Ladurée: Sucré: The Recipes
by Phillipe Andrieu, Kerrin Rousset
Publisher: Scriptum Editions, Country: UK
ISBN: 9781902686714, Year: 2010
Link to publisher’s page or site
This review is the personal opinion of the reviewer.

Overview

Ladurée: Sucré is a highly-anticipated collection of more than 100 of the famous patisserie’s desserts under the leadership of Phillipe Andrieu. The variety of recipes ranges from several simple, classic pastries to a few complex signature entremets. The size and format of the book unfortunately limit the content and depth of instruction which might interest more hardcore pastry chefs, but fans of Ladurée and pastry in general will appreciate this first volume from one of the most renowned establishments in Paris.

Full review

Structure of the book

Ladurée: Sucré has 105 recipes in 11 sections and 385 pages:
Macarons (4 recipes: almond, chocolate, lemon, and raspberry),
Small Cakes (9 widely varying recipes including a savarin, a barquette, and small variants of choux pastry and puff pastry desserts),
Frozen and Fruit Desserts (13 recipes of sorbets, ice creams, sundaes, and fruit salads)
Tarts and Tartlets (9 recipes),
Custards. Crèmes and Puddings (10 recipes, including verrines),
Large Cakes (8 classic and signature cakes and charlottes),
Pastries/Viennoiseries (12 recipes),
Tea Cakes and Confections (12 recipes for cakes, clafoutis, flan, truffles, marshmallows, and caramels),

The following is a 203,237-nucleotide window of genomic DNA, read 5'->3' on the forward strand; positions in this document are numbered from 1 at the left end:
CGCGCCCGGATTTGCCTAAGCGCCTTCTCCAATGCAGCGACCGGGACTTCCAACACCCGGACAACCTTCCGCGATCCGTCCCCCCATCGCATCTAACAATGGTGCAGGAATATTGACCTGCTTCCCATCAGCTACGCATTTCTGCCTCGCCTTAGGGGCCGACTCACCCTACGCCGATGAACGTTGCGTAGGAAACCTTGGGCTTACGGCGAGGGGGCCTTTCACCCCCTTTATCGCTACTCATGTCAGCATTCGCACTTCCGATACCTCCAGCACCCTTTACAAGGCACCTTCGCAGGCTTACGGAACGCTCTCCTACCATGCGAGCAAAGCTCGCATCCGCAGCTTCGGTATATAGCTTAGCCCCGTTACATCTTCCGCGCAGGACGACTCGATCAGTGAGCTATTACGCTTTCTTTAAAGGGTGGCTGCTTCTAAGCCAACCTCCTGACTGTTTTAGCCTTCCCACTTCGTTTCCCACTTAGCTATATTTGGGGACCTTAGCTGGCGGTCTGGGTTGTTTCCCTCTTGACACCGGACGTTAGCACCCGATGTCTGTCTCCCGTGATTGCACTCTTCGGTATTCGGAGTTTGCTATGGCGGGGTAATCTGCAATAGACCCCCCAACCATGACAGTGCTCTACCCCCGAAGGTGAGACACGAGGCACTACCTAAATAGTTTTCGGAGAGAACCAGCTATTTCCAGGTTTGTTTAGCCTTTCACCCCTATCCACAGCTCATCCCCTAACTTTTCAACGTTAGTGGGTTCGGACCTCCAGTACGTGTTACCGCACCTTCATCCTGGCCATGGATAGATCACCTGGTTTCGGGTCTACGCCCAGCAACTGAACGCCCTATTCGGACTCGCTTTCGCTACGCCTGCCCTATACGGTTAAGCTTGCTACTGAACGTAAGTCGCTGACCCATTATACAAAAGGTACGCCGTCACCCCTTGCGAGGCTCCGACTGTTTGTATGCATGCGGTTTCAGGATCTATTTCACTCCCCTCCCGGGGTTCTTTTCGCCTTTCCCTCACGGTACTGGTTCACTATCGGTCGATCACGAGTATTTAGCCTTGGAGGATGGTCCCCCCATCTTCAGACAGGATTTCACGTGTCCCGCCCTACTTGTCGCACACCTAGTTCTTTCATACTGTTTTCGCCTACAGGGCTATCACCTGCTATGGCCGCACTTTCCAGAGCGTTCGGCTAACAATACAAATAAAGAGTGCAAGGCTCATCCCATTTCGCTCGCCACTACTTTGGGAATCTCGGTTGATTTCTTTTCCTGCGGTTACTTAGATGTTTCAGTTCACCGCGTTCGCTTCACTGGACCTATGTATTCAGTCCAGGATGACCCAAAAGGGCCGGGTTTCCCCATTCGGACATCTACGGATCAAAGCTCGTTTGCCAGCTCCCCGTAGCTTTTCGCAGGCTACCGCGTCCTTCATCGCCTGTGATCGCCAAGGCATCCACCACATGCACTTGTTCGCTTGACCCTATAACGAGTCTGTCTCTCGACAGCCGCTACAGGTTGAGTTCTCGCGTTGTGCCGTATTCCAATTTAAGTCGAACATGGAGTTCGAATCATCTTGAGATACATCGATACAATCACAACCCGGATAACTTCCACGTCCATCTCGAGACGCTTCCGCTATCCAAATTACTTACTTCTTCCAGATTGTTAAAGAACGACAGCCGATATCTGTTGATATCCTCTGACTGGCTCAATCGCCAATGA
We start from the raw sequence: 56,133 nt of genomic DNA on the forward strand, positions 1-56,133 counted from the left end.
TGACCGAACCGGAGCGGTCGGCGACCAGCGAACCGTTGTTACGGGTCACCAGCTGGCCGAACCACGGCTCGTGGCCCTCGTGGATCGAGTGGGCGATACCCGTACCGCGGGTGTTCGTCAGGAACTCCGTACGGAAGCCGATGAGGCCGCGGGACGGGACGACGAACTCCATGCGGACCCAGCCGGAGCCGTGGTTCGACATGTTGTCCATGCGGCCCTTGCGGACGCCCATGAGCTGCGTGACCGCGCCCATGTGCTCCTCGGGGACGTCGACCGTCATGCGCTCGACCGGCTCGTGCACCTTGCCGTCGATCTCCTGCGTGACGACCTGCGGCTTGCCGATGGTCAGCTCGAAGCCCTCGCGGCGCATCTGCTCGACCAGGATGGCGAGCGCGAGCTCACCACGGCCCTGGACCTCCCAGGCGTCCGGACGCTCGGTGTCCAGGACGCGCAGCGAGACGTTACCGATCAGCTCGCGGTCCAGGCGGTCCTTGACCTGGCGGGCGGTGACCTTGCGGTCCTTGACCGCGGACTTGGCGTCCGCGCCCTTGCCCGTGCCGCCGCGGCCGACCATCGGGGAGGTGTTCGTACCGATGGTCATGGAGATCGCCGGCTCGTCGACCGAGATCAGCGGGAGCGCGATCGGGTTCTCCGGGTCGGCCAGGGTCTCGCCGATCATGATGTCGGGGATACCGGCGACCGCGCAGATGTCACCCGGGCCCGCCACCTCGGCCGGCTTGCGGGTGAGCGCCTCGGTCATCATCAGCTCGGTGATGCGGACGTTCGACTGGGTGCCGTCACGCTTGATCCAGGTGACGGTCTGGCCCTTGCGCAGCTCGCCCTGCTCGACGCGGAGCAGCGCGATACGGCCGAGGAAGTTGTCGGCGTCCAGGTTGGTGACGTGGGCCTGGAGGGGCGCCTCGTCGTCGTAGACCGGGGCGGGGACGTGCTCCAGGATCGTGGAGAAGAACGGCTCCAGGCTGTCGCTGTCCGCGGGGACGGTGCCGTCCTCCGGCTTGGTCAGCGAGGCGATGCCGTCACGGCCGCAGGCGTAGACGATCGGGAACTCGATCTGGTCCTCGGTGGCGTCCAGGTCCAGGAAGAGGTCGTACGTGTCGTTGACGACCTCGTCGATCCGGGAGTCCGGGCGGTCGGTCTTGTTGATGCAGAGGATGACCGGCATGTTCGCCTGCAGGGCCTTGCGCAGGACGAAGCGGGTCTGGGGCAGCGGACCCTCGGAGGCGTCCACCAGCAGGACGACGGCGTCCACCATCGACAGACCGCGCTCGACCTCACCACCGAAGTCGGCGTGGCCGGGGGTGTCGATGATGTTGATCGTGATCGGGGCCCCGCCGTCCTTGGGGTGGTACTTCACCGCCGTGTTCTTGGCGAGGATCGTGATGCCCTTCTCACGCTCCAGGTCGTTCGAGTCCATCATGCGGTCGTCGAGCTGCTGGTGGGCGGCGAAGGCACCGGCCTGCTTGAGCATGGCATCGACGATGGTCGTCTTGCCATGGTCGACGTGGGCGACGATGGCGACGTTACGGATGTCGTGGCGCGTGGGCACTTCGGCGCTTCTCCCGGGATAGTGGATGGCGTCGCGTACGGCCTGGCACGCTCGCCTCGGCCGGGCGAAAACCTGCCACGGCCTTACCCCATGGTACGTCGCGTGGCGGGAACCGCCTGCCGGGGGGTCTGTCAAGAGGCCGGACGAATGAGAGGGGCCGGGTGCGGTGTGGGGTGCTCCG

Biscuits and Cookies (8 recipes),
Drinks (4 recipes),
and Basic Recipes (16 recipes, including doughs, creams, and sauces).
The book is surprisingly small for its subject matter, measuring only about 7 inches (18cm) square and presented in its own box with tissue paper wrapping similar to any treat you’d purchase from the famed patisserie, almost ready for gift-giving. The English edition has recipes written in both US customary (volume) and metric (weight) measurements.

About the author

Philippe Andrieu is the current head pastry chef at Ladurée. He started studying the culinary arts at École Hôteliére in Souillac at the age of 15 and later received a degree in pastry. He then worked in Michelin-starred restaurants including that of Georges Blanc and Michel Bras at Laguiole. After working in Uruguay and France for 3 years, he opened two pastry shops in Korea, then in Hong Kong and Cairo before finally settling down in Paris in his current position.